23 pages 46 minutes read

Rainer Maria Rilke

Letters to a Young Poet

Nonfiction | Collection of Letters | Adult | Published in 1929

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Summary: “Letters to a Young Poet”

Letters to a Young Poet is a collection of 10 letters written by the Austrian poet Rainer Maria Rilke to Franz Xaver Kappus, from February 1903 to December 1908. In an introduction to the book, Kappus describes how he came to begin his correspondence with Rilke. At the time, Kappus was a 19-year-old student at an Austrian military school. Though Kappus was set to become a military officer, he held aspirations of instead becoming a poet. After discovering that Rilke, then 27-years-old and already renowned as a poet, had also attended the military school, Kappus began a correspondence with Rilke that lasted several years. Kappus kept the 10 letters and published the collection in 1929, several years after Rilke’s death, as he felt the letters gave insight into Rilke’s worldview. This guide follows the Norton paperback edition, published in 2004.

In Kappus’s initial letter to Rilke, he sent Rilke examples of his own poetry, hoping that Rilke would provide feedback on the poems and advise Kappus on whether he should pursue a career as a poet. Rilke’s response begins that “critical intention is too far from me,” and that he feels that critical discussion of poetry is ultimately impossible (15). In Rilke’s view, the experience of artistic works such as poems is ultimately ineffable, as they are “mysterious existences, the life of which, while ours passes away, endures” (15). While still offering Kappus some initial judgments on his poetry, Rilke advises Kappus to stop seeking outside affirmation of his poetry, instead looking inward and asking himself whether he feels an intense urge to write. Rilke closes the letter by suggesting that Kappus focus on exploring his everyday life and experiences, especially his childhood, as material for his poetry, and that he will know whether he is meant to be a poet after doing “this descent into yourself and into your inner solitude” (17).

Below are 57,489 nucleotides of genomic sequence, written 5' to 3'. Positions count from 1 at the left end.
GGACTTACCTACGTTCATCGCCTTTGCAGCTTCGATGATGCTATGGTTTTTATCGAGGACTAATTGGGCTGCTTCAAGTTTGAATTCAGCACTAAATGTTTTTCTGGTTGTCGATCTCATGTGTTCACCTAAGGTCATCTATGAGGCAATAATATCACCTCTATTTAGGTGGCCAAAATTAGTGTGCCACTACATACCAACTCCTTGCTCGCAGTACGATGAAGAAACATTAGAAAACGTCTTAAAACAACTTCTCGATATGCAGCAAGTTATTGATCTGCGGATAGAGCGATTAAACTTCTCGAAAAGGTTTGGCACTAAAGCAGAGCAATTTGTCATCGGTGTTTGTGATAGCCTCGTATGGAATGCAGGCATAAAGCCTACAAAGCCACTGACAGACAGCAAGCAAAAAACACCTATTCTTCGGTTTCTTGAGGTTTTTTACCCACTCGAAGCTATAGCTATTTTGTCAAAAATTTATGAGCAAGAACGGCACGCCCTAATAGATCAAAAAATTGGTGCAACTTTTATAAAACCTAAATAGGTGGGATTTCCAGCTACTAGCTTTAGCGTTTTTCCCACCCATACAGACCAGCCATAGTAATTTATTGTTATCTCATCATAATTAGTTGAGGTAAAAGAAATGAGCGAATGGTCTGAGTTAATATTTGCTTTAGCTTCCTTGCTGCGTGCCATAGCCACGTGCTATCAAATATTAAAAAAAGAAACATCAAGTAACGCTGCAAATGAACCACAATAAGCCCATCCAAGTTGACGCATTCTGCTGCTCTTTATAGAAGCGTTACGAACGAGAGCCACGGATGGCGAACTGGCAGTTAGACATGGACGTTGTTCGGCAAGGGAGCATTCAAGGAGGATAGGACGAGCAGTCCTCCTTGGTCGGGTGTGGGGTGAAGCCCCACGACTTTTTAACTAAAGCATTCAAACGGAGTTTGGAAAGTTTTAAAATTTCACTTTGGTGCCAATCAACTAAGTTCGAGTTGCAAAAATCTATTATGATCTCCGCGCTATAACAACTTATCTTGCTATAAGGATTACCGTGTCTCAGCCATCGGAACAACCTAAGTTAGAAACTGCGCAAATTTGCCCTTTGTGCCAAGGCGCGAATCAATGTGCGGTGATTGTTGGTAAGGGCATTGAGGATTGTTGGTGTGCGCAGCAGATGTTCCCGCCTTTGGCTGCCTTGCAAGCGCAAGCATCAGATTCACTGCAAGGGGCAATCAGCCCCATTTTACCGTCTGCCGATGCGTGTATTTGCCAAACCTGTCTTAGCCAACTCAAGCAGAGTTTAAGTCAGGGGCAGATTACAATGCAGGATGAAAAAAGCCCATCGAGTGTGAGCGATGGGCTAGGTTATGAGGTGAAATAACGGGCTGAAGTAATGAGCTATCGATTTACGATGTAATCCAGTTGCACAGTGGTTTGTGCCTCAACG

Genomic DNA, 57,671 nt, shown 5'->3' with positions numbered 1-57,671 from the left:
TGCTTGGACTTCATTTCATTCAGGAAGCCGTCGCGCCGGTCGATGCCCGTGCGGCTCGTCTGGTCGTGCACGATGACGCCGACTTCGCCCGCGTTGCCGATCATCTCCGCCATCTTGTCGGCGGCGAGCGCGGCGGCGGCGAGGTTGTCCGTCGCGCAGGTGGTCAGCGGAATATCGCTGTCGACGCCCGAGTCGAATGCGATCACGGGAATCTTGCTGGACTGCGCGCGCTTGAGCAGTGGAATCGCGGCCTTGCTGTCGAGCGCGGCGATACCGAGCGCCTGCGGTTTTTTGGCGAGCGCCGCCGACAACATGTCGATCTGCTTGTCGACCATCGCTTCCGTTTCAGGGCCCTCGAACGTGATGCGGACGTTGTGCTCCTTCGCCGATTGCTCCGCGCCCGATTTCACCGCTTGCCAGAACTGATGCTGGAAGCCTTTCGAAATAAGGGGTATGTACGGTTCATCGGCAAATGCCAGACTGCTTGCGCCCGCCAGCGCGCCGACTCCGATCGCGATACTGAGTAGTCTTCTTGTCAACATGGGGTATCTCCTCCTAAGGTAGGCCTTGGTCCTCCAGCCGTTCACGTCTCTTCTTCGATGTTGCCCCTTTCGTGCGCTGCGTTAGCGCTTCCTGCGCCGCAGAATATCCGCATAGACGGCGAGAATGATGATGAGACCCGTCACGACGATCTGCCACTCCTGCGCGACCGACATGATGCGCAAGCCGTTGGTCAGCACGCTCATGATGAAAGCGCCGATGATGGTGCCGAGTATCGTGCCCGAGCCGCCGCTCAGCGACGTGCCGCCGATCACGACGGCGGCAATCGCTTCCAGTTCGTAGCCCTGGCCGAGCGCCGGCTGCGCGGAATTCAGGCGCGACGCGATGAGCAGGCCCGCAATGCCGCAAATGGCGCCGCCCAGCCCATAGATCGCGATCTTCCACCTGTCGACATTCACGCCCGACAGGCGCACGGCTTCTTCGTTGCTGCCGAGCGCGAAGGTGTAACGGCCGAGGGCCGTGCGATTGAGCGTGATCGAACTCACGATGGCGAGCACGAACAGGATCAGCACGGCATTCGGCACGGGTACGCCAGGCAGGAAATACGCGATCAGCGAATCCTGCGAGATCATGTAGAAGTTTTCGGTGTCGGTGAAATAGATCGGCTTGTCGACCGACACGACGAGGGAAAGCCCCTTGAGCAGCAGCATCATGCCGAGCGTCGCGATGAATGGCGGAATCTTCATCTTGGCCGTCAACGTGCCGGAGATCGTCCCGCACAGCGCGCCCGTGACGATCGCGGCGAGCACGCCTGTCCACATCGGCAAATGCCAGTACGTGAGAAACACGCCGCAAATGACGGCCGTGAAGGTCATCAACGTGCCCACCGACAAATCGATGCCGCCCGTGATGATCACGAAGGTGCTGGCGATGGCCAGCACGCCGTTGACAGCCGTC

In the second letter, Rilke offers Kappus some more advice for his development as a poet. Rilke tells Kappus that while irony can sometimes be a powerful poetic tool, he should not allow himself to “be governed by it” (19). Instead, Rilke advises Kappus that he should “seek the depth of things” and only use irony if it authentically comes out of his inner soul (20). The third letter finds Rilke continuing his prior assertion that any critical discussion of poetry is ultimately meaningless, and he advises Kappus not to consult any literary criticism. Instead, Rilke notes that “works of art are of an infinite loneliness and with nothing so little to be reached as with criticism” (23). A young poet therefore must turn completely inward to achieve their artistic development, “let[ting] each impression and each germ of a feeling come to completion wholly in itself” (23). Poets cannot rush their artistic development, but instead must patiently allow their inner being to slowly develop until it achieves “a new clarity,” allowing the poet to create great works of art (24).

Rilke’s letters to Kappus begin to shift focus in his fourth letter: While still advising Kappus on his poetic development, Rilke also begins to advise Kappus on larger questions Kappus has about life in general. Rather than offering answers to Kappus’s questions, Rilke tells Kappus to instead embrace the fact that he is young and only at the beginning of his development: “[T]ry to love the questions themselves like locked rooms and like books that are written in a very foreign tongue” (27). According to Rilke, the result will be that Kappus will authentically grow into his personality and attitude toward life out of his own desires and convictions, rather than being “influenced by convention and custom” (27). Rilke also discusses love and sex, arguing that “physical pleasure” is as important to artistic creation as any other experience (29). Responding to Kappus’s seeming anxiety over not having experienced love, Rilke tells Kappus to embrace his solitude now, as well as his relationships with family and his elders, in preparation for a future love “that is being stored up for you like an inheritance” (30).